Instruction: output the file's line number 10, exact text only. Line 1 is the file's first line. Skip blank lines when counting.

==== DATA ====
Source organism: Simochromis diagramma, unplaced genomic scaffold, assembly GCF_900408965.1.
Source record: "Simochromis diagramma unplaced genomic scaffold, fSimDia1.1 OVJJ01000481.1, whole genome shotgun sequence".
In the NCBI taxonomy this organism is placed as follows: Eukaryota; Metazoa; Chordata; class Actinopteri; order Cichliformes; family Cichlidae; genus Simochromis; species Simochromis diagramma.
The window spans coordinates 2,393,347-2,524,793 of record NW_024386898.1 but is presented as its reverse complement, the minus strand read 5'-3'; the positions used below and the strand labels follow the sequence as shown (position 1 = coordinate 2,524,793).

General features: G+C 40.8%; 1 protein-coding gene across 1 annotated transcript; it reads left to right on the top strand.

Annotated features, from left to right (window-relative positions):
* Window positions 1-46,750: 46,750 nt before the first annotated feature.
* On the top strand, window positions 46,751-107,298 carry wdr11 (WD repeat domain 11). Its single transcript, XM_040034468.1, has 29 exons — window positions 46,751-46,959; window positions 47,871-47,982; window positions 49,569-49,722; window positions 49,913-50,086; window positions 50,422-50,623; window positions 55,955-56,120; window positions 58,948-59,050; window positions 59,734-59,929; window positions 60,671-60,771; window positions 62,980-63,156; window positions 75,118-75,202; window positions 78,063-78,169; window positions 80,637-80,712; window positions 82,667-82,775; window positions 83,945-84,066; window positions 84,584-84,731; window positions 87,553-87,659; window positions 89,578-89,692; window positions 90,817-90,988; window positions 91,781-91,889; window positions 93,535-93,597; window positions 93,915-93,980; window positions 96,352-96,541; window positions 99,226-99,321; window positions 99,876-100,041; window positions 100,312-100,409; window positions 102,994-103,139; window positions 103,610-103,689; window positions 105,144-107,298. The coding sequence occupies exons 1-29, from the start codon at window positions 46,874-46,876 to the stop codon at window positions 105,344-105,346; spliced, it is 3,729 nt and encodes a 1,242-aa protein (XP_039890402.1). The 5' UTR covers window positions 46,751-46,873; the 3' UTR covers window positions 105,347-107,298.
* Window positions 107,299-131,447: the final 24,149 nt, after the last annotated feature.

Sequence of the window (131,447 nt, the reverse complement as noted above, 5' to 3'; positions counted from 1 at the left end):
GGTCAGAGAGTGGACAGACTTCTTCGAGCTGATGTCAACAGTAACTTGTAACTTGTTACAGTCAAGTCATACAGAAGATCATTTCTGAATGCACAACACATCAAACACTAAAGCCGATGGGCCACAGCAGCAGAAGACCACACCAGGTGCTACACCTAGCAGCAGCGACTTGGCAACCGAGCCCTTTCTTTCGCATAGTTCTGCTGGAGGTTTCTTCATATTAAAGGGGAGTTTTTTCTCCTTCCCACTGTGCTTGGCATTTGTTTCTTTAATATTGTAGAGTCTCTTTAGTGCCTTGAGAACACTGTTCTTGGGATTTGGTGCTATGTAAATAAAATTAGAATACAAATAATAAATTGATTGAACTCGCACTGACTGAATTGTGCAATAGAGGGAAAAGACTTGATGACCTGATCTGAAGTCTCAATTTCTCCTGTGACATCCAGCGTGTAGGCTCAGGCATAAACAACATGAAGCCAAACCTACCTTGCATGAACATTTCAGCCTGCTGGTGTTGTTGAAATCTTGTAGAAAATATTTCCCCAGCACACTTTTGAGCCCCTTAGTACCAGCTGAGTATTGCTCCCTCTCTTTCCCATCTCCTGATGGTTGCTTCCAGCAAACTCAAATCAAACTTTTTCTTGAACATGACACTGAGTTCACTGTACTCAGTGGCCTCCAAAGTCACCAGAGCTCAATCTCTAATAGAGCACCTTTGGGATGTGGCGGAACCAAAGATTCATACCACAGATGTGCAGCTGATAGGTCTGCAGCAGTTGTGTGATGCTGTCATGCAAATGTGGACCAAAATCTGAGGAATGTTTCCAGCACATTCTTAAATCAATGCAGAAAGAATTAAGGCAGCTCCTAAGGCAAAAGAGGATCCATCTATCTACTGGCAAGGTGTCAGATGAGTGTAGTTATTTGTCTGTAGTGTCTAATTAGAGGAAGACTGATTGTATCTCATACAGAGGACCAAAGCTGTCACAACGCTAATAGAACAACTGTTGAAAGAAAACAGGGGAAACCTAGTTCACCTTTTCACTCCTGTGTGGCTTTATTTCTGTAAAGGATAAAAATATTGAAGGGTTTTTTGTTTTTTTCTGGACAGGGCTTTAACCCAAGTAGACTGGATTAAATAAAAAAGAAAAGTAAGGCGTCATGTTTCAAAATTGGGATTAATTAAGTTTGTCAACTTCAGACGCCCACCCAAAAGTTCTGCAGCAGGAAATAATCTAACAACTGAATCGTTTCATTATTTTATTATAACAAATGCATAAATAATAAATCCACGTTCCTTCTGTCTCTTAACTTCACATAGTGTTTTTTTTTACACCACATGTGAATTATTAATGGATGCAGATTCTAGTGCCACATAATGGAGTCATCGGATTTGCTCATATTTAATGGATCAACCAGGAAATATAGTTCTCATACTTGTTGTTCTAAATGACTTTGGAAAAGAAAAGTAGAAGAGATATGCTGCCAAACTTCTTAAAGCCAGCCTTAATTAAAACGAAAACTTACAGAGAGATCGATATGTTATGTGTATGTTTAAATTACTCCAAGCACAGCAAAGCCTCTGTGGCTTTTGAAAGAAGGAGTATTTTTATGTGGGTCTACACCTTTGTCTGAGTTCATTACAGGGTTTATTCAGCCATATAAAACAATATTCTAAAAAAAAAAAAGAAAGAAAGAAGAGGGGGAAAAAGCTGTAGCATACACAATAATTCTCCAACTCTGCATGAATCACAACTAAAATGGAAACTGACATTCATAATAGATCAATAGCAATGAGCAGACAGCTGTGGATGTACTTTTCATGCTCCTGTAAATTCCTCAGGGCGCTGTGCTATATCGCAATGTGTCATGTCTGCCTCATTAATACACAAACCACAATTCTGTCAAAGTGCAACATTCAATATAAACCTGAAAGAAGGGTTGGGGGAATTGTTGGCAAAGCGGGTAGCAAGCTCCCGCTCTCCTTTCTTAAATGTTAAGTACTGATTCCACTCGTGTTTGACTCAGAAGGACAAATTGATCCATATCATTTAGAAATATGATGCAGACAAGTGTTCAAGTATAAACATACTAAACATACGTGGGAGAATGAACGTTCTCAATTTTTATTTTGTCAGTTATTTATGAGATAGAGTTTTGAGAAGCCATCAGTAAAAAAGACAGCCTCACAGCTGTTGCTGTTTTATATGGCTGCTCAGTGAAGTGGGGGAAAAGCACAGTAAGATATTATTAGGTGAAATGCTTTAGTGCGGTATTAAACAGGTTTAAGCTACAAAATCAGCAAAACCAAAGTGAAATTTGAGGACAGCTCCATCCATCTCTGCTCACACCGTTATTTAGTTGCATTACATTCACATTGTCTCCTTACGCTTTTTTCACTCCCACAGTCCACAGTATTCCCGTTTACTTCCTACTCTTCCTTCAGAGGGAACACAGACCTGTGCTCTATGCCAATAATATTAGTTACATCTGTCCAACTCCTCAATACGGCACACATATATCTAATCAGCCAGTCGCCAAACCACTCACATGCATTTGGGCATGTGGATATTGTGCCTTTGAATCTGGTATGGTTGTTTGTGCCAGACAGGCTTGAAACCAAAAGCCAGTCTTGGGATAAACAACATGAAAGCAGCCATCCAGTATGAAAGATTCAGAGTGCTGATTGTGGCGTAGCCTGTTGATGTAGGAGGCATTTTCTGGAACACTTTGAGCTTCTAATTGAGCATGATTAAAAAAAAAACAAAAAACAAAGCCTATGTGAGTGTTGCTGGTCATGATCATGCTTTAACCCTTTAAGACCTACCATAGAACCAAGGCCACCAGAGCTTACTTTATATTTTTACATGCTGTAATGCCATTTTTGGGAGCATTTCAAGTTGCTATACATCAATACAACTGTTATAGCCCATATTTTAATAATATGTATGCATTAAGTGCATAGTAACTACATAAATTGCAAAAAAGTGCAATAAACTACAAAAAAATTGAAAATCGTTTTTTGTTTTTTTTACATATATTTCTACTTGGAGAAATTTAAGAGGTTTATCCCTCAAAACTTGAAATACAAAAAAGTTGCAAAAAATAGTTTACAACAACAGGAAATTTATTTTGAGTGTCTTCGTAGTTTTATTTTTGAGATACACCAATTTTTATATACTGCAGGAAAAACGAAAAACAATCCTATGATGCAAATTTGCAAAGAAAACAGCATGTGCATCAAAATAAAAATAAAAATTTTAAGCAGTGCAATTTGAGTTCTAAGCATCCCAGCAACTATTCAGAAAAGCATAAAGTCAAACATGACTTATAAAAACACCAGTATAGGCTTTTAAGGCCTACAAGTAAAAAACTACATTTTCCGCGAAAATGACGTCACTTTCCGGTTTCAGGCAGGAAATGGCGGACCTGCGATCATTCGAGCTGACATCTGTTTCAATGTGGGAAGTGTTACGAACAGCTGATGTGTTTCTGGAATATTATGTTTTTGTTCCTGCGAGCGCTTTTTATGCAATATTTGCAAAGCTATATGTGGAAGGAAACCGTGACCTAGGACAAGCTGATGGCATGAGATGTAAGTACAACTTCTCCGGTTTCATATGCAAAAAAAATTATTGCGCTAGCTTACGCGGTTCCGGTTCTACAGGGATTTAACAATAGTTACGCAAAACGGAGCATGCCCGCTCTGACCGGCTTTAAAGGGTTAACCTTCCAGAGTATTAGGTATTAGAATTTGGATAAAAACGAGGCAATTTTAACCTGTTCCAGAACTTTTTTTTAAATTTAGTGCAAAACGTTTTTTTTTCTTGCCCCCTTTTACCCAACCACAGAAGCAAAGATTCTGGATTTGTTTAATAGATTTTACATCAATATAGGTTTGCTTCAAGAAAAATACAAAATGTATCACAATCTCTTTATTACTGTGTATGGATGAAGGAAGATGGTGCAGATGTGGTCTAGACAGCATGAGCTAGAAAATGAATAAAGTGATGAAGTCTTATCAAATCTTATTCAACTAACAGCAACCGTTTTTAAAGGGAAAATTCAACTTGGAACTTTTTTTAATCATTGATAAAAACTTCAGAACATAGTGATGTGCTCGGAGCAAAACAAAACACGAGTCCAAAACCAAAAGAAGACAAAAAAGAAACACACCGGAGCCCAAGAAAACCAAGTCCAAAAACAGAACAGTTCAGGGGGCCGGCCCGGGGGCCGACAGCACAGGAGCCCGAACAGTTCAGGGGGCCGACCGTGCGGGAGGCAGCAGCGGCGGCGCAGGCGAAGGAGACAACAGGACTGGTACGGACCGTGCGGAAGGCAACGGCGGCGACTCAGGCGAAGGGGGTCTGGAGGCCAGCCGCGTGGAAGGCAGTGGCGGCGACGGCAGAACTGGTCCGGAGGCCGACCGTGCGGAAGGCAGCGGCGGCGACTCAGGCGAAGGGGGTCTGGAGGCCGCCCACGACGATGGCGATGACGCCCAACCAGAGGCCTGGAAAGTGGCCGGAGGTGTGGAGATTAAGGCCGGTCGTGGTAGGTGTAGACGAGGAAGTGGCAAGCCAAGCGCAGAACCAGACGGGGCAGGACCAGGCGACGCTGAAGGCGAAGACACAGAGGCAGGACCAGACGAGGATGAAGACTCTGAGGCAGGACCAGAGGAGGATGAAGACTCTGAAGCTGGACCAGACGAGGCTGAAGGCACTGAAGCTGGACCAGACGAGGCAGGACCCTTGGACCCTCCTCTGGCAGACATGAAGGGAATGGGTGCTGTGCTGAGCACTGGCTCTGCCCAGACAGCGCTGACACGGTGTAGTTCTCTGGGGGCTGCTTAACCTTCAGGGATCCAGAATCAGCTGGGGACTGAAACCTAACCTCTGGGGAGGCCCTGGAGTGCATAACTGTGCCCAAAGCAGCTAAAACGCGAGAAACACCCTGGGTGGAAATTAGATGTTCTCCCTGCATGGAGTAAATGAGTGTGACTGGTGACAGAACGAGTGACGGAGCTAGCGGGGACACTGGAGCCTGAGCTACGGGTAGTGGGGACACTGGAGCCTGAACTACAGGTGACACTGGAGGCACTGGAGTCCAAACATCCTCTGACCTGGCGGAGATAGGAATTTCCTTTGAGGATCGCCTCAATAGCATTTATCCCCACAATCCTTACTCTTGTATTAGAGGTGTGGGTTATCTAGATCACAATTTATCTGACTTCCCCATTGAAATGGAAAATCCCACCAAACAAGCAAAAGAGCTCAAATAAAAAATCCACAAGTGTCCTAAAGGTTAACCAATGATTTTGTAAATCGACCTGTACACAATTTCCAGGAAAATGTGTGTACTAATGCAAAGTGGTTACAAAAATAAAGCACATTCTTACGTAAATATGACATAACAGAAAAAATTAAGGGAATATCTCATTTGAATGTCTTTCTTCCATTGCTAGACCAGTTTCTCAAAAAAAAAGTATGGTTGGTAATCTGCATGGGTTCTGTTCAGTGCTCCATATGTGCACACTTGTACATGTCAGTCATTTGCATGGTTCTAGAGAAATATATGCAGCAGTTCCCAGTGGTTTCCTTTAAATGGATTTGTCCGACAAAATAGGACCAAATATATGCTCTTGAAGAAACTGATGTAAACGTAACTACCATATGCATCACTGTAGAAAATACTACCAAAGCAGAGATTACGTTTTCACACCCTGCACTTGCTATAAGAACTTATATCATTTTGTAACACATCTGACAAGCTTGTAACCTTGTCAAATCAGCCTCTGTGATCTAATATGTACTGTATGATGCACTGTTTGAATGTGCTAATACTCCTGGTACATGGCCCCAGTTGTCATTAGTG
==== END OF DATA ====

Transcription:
Sequence of the window (131,447 nt, the reverse complement as noted above, 5' to 3'; positions counted from 1 at the left end):